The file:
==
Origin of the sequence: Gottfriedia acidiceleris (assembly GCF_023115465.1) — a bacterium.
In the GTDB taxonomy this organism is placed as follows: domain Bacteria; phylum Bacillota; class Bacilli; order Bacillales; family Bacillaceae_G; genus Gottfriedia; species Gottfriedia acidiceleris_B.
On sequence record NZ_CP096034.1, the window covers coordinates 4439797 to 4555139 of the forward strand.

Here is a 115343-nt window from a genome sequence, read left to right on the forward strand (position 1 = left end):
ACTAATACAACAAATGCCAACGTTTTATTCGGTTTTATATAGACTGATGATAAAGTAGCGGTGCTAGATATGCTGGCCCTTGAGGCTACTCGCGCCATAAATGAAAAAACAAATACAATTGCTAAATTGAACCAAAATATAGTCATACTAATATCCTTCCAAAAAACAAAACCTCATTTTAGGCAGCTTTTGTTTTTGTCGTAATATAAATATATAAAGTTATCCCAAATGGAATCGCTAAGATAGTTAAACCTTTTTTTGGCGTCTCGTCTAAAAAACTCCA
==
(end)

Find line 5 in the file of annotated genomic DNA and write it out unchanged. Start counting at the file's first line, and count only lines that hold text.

ACTAATACAACAAATGCCAACGTTTTATTCGGTTTTATATAGACTGATGATAAAGTAGCGGTGCTAGATATGCTGGCCCTTGAGGCTACTCGCGCCATAAATGAAAAAACAAATACAATTGCTAAATTGAACCAAAATATAGTCATACTAATATCCTTCCAAAAAACAAAACCTCATTTTAGGCAGCTTTTGTTTTTGTCGTAATATAAATATATAAAGTTATCCCAAATGGAATCGCTAAGATAGTTAAACCTTTTTTTGGCGTCTCGTCTAAAAAACTCCA